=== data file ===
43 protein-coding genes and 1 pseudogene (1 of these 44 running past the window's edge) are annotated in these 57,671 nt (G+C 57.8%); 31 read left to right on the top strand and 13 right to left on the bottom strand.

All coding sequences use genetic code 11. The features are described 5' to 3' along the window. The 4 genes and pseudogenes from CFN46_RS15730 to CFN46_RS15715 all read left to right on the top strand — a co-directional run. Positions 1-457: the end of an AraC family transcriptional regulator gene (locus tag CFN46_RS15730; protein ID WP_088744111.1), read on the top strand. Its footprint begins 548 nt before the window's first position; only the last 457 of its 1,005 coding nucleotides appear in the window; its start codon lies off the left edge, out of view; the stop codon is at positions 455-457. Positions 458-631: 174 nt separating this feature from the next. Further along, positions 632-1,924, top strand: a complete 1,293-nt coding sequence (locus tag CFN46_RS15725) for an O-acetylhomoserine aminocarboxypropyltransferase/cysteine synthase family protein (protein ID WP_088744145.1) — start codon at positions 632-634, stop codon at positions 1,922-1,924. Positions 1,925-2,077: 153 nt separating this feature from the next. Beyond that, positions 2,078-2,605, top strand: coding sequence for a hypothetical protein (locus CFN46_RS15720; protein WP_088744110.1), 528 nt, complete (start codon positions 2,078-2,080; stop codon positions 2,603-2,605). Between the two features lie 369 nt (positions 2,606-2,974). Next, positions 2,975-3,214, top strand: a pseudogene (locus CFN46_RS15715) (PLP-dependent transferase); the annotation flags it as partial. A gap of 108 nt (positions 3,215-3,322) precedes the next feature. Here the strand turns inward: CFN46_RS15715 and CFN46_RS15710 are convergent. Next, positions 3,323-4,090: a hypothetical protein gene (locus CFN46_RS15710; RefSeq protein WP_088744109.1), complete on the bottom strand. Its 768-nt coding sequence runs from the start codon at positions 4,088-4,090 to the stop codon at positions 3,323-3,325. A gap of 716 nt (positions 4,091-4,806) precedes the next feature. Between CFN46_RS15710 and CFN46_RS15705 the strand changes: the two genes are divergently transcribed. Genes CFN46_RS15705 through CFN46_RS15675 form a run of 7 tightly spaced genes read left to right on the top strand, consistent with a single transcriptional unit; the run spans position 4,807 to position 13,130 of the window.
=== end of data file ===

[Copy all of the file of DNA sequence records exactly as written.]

43 protein-coding genes and 1 pseudogene (1 of these 44 running past the window's edge) are annotated in these 57,671 nt (G+C 57.8%); 31 read left to right on the top strand and 13 right to left on the bottom strand.

All coding sequences use genetic code 11. The features are described 5' to 3' along the window. The 4 genes and pseudogenes from CFN46_RS15730 to CFN46_RS15715 all read left to right on the top strand — a co-directional run. Positions 1-457: the end of an AraC family transcriptional regulator gene (locus tag CFN46_RS15730; protein ID WP_088744111.1), read on the top strand. Its footprint begins 548 nt before the window's first position; only the last 457 of its 1,005 coding nucleotides appear in the window; its start codon lies off the left edge, out of view; the stop codon is at positions 455-457. Positions 458-631: 174 nt separating this feature from the next. Further along, positions 632-1,924, top strand: a complete 1,293-nt coding sequence (locus tag CFN46_RS15725) for an O-acetylhomoserine aminocarboxypropyltransferase/cysteine synthase family protein (protein ID WP_088744145.1) — start codon at positions 632-634, stop codon at positions 1,922-1,924. Positions 1,925-2,077: 153 nt separating this feature from the next. Beyond that, positions 2,078-2,605, top strand: coding sequence for a hypothetical protein (locus CFN46_RS15720; protein WP_088744110.1), 528 nt, complete (start codon positions 2,078-2,080; stop codon positions 2,603-2,605). Between the two features lie 369 nt (positions 2,606-2,974). Next, positions 2,975-3,214, top strand: a pseudogene (locus CFN46_RS15715) (PLP-dependent transferase); the annotation flags it as partial. A gap of 108 nt (positions 3,215-3,322) precedes the next feature. Here the strand turns inward: CFN46_RS15715 and CFN46_RS15710 are convergent. Next, positions 3,323-4,090: a hypothetical protein gene (locus CFN46_RS15710; RefSeq protein WP_088744109.1), complete on the bottom strand. Its 768-nt coding sequence runs from the start codon at positions 4,088-4,090 to the stop codon at positions 3,323-3,325. A gap of 716 nt (positions 4,091-4,806) precedes the next feature. Between CFN46_RS15710 and CFN46_RS15705 the strand changes: the two genes are divergently transcribed. Genes CFN46_RS15705 through CFN46_RS15675 form a run of 7 tightly spaced genes read left to right on the top strand, consistent with a single transcriptional unit; the run spans position 4,807 to position 13,130 of the window.